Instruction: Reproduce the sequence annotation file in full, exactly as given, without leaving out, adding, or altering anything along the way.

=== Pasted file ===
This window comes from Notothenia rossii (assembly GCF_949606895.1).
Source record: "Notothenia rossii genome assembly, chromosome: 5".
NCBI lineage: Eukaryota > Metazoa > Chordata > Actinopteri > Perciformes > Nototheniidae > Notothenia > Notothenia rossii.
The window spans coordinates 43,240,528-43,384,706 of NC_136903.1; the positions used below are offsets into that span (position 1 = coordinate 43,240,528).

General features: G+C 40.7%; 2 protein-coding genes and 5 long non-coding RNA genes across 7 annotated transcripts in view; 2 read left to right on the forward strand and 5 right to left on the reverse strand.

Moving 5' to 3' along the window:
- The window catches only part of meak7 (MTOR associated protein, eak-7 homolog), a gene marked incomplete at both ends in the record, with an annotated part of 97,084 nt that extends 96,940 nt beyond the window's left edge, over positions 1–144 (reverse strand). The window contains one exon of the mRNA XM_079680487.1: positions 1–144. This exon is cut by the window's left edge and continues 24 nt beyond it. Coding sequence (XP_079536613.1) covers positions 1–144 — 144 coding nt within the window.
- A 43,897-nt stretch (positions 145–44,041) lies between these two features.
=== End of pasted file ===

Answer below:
This window comes from Notothenia rossii (assembly GCF_949606895.1).
Source record: "Notothenia rossii genome assembly, chromosome: 5".
NCBI lineage: Eukaryota > Metazoa > Chordata > Actinopteri > Perciformes > Nototheniidae > Notothenia > Notothenia rossii.
The window spans coordinates 43,240,528-43,384,706 of NC_136903.1; the positions used below are offsets into that span (position 1 = coordinate 43,240,528).

General features: G+C 40.7%; 2 protein-coding genes and 5 long non-coding RNA genes across 7 annotated transcripts in view; 2 read left to right on the forward strand and 5 right to left on the reverse strand.

Moving 5' to 3' along the window:
- The window catches only part of meak7 (MTOR associated protein, eak-7 homolog), a gene marked incomplete at both ends in the record, with an annotated part of 97,084 nt that extends 96,940 nt beyond the window's left edge, over positions 1–144 (reverse strand). The window contains one exon of the mRNA XM_079680487.1: positions 1–144. This exon is cut by the window's left edge and continues 24 nt beyond it. Coding sequence (XP_079536613.1) covers positions 1–144 — 144 coding nt within the window.
- A 43,897-nt stretch (positions 145–44,041) lies between these two features.